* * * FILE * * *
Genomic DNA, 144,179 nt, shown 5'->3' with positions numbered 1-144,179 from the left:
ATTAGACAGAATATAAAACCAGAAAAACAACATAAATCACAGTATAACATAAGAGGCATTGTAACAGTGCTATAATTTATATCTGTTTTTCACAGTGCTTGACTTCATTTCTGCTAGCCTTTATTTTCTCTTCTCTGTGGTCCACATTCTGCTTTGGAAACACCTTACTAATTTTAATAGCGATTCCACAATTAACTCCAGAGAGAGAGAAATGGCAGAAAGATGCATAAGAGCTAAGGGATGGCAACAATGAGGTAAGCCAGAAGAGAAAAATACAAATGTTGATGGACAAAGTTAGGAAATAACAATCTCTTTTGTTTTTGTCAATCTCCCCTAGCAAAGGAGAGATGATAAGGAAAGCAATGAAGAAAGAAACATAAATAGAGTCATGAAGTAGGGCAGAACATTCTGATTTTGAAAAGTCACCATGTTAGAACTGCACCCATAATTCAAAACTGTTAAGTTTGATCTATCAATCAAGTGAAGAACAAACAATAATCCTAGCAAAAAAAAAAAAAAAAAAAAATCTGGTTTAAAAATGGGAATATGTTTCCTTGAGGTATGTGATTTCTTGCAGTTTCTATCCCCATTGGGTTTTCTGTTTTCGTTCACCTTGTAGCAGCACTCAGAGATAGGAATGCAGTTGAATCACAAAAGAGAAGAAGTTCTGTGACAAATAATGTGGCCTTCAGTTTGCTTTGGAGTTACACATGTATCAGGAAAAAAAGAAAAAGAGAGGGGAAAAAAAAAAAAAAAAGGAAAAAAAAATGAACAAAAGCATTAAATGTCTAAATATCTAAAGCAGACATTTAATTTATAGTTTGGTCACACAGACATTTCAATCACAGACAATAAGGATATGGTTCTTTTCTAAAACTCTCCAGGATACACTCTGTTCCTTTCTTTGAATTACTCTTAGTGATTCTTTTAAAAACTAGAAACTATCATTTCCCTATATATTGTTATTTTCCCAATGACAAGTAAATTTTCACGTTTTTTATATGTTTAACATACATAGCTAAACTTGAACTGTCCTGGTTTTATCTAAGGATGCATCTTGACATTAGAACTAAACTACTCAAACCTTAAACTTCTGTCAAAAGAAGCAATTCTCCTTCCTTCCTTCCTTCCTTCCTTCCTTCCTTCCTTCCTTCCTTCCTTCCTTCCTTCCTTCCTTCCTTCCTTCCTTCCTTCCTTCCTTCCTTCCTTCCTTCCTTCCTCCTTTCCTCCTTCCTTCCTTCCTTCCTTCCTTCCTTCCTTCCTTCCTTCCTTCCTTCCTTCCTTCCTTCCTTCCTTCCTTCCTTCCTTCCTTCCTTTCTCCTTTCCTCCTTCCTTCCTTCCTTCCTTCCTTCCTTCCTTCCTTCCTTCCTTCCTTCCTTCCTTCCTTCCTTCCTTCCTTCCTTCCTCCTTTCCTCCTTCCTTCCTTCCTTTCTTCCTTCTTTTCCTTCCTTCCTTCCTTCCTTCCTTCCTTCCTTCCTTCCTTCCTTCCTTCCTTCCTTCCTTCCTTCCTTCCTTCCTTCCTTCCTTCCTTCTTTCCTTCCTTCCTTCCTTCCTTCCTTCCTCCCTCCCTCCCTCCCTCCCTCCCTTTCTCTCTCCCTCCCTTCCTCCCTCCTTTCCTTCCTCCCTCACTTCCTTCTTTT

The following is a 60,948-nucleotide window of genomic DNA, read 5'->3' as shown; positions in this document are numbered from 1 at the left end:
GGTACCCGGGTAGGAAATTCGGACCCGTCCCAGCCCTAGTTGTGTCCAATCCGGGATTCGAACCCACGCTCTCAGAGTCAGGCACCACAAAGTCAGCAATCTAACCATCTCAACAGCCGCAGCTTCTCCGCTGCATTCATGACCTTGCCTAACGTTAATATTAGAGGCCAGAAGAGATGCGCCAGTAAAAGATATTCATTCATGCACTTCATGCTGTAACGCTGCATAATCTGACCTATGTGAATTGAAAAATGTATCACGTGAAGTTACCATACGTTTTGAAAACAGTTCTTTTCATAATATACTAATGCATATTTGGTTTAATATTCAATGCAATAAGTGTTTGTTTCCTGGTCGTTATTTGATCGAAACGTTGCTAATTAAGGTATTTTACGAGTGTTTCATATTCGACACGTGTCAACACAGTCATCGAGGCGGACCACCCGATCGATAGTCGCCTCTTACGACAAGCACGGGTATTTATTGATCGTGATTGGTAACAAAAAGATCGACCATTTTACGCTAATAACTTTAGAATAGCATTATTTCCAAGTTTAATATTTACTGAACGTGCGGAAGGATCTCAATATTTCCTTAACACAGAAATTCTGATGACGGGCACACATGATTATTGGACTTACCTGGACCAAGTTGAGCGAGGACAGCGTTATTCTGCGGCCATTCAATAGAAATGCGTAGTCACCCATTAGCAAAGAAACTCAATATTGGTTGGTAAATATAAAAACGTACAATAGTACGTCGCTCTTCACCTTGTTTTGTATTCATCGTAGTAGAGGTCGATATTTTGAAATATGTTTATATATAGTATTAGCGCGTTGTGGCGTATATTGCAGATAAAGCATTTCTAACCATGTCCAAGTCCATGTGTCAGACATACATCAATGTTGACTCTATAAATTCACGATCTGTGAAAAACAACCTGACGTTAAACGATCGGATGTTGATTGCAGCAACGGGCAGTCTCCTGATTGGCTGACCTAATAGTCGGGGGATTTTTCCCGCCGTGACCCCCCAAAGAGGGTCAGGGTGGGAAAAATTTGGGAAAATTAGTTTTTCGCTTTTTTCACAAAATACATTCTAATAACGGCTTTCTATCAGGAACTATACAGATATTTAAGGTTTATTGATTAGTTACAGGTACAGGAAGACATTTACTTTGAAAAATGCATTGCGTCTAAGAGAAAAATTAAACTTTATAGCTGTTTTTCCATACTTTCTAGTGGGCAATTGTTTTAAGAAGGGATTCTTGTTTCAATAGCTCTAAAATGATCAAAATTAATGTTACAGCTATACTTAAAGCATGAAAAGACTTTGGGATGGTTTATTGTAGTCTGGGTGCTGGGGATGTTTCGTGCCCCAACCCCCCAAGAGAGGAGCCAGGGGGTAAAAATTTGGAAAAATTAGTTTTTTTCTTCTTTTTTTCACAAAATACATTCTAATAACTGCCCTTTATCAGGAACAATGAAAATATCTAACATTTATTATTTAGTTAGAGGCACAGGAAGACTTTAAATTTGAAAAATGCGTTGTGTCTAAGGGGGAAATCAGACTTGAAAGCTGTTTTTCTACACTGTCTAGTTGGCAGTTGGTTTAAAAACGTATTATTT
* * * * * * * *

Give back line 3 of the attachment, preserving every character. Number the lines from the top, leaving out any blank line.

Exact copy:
The following is a 60,948-nucleotide window of genomic DNA, read 5'->3' as shown; positions in this document are numbered from 1 at the left end: